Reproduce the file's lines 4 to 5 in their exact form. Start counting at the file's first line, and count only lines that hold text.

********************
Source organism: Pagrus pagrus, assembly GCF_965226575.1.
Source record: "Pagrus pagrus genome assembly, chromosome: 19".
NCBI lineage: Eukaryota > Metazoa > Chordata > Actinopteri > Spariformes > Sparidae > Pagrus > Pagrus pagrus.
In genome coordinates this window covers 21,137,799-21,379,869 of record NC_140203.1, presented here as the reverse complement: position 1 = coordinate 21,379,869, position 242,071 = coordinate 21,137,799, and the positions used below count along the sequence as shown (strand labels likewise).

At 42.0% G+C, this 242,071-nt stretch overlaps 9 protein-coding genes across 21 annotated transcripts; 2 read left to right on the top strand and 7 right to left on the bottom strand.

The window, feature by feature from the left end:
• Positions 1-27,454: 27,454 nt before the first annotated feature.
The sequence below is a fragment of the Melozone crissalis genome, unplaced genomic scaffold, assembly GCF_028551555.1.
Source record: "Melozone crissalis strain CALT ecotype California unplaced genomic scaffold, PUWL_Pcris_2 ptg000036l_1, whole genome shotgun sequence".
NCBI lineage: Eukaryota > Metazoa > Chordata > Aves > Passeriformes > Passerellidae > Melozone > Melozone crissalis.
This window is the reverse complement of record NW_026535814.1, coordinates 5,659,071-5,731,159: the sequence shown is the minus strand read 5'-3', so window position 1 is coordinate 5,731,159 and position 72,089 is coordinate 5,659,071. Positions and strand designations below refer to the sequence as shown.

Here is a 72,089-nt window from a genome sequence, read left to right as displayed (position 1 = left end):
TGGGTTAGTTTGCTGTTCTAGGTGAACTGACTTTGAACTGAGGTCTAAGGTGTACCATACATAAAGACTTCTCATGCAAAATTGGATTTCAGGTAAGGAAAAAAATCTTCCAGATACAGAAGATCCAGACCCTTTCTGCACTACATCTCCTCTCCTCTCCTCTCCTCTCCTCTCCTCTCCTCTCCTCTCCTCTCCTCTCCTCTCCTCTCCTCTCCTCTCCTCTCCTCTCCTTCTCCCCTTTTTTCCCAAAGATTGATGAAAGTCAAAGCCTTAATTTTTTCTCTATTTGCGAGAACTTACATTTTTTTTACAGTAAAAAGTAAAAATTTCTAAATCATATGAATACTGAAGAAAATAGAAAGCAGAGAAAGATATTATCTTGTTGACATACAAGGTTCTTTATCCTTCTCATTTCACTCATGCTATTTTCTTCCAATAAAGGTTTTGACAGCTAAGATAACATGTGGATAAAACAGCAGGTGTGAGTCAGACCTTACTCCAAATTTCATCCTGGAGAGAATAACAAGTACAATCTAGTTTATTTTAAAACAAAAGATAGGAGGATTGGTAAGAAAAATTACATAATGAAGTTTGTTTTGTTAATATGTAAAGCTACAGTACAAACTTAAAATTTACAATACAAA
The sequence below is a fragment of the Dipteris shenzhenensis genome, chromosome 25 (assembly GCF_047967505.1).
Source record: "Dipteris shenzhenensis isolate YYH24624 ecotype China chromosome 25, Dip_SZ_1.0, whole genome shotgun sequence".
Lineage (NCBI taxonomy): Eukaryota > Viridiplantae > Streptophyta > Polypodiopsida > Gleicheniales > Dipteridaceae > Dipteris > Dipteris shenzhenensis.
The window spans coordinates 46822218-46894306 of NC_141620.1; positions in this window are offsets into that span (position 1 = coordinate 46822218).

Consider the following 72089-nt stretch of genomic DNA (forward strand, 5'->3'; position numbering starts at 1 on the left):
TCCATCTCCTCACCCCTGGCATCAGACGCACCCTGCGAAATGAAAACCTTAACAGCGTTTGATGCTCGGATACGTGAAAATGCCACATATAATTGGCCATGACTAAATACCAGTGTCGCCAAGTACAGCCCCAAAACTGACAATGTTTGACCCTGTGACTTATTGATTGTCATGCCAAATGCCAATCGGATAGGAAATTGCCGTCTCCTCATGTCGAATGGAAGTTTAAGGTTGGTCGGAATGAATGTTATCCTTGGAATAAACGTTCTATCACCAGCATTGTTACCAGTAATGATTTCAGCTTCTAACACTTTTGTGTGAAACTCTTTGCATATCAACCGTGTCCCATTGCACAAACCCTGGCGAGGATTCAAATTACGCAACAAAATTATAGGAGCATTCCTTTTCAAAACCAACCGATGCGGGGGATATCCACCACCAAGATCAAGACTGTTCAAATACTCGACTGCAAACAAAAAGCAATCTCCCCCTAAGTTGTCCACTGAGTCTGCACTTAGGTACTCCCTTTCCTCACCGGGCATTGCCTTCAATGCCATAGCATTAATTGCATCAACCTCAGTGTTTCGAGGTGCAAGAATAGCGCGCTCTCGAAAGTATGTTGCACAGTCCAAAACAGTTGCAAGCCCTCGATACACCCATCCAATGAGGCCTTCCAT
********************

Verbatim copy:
In genome coordinates this window covers 21,137,799-21,379,869 of record NC_140203.1, presented here as the reverse complement: position 1 = coordinate 21,379,869, position 242,071 = coordinate 21,137,799, and the positions used below count along the sequence as shown (strand labels likewise).

At 42.0% G+C, this 242,071-nt stretch overlaps 9 protein-coding genes across 21 annotated transcripts; 2 read left to right on the top strand and 7 right to left on the bottom strand.